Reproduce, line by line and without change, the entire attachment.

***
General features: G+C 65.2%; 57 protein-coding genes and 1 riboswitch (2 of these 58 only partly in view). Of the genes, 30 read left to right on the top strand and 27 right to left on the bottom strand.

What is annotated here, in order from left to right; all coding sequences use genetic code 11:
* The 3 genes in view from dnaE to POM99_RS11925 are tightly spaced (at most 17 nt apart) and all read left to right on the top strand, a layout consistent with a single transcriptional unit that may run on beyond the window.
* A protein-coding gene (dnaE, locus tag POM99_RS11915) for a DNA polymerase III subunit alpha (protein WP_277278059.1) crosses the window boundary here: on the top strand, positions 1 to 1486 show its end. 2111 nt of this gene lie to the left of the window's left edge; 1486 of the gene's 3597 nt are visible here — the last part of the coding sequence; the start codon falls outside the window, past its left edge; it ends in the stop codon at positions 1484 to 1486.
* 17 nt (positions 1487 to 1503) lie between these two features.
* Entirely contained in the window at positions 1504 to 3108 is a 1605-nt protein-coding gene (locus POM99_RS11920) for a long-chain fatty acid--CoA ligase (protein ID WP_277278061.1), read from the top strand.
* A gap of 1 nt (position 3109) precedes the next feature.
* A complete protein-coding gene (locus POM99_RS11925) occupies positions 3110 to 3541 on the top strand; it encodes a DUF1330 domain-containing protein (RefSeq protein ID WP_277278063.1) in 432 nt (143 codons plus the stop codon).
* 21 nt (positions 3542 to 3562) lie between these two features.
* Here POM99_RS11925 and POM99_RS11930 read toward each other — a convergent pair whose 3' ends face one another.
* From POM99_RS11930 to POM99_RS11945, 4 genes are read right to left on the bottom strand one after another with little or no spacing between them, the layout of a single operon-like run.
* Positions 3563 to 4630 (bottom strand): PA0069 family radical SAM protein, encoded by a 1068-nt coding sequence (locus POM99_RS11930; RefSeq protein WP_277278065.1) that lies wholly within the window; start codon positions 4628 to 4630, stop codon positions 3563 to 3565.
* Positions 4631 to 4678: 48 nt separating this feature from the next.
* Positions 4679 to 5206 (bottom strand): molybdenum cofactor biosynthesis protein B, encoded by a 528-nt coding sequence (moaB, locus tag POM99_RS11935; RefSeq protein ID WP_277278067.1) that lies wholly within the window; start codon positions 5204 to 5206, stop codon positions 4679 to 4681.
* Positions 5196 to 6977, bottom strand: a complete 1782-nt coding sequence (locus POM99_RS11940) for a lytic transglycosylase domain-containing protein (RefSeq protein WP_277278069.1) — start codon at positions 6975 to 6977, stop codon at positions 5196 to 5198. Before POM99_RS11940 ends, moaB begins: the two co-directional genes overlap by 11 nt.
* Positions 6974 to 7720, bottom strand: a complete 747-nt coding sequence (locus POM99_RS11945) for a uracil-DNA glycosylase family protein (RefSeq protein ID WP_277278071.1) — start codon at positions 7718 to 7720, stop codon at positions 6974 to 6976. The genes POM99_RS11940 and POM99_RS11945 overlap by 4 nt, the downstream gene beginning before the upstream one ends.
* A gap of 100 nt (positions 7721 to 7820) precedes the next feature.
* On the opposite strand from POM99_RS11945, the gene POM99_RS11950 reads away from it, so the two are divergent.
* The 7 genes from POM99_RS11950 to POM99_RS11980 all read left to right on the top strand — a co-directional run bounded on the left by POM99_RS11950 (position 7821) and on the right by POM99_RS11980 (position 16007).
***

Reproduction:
General features: G+C 65.2%; 57 protein-coding genes and 1 riboswitch (2 of these 58 only partly in view). Of the genes, 30 read left to right on the top strand and 27 right to left on the bottom strand.

What is annotated here, in order from left to right; all coding sequences use genetic code 11:
* The 3 genes in view from dnaE to POM99_RS11925 are tightly spaced (at most 17 nt apart) and all read left to right on the top strand, a layout consistent with a single transcriptional unit that may run on beyond the window.
* A protein-coding gene (dnaE, locus tag POM99_RS11915) for a DNA polymerase III subunit alpha (protein WP_277278059.1) crosses the window boundary here: on the top strand, positions 1 to 1486 show its end. 2111 nt of this gene lie to the left of the window's left edge; 1486 of the gene's 3597 nt are visible here — the last part of the coding sequence; the start codon falls outside the window, past its left edge; it ends in the stop codon at positions 1484 to 1486.
* 17 nt (positions 1487 to 1503) lie between these two features.
* Entirely contained in the window at positions 1504 to 3108 is a 1605-nt protein-coding gene (locus POM99_RS11920) for a long-chain fatty acid--CoA ligase (protein ID WP_277278061.1), read from the top strand.
* A gap of 1 nt (position 3109) precedes the next feature.
* A complete protein-coding gene (locus POM99_RS11925) occupies positions 3110 to 3541 on the top strand; it encodes a DUF1330 domain-containing protein (RefSeq protein ID WP_277278063.1) in 432 nt (143 codons plus the stop codon).
* 21 nt (positions 3542 to 3562) lie between these two features.
* Here POM99_RS11925 and POM99_RS11930 read toward each other — a convergent pair whose 3' ends face one another.
* From POM99_RS11930 to POM99_RS11945, 4 genes are read right to left on the bottom strand one after another with little or no spacing between them, the layout of a single operon-like run.
* Positions 3563 to 4630 (bottom strand): PA0069 family radical SAM protein, encoded by a 1068-nt coding sequence (locus POM99_RS11930; RefSeq protein WP_277278065.1) that lies wholly within the window; start codon positions 4628 to 4630, stop codon positions 3563 to 3565.
* Positions 4631 to 4678: 48 nt separating this feature from the next.
* Positions 4679 to 5206 (bottom strand): molybdenum cofactor biosynthesis protein B, encoded by a 528-nt coding sequence (moaB, locus tag POM99_RS11935; RefSeq protein ID WP_277278067.1) that lies wholly within the window; start codon positions 5204 to 5206, stop codon positions 4679 to 4681.
* Positions 5196 to 6977, bottom strand: a complete 1782-nt coding sequence (locus POM99_RS11940) for a lytic transglycosylase domain-containing protein (RefSeq protein WP_277278069.1) — start codon at positions 6975 to 6977, stop codon at positions 5196 to 5198. Before POM99_RS11940 ends, moaB begins: the two co-directional genes overlap by 11 nt.
* Positions 6974 to 7720, bottom strand: a complete 747-nt coding sequence (locus POM99_RS11945) for a uracil-DNA glycosylase family protein (RefSeq protein ID WP_277278071.1) — start codon at positions 7718 to 7720, stop codon at positions 6974 to 6976. The genes POM99_RS11940 and POM99_RS11945 overlap by 4 nt, the downstream gene beginning before the upstream one ends.
* A gap of 100 nt (positions 7721 to 7820) precedes the next feature.
* On the opposite strand from POM99_RS11945, the gene POM99_RS11950 reads away from it, so the two are divergent.
* The 7 genes from POM99_RS11950 to POM99_RS11980 all read left to right on the top strand — a co-directional run bounded on the left by POM99_RS11950 (position 7821) and on the right by POM99_RS11980 (position 16007).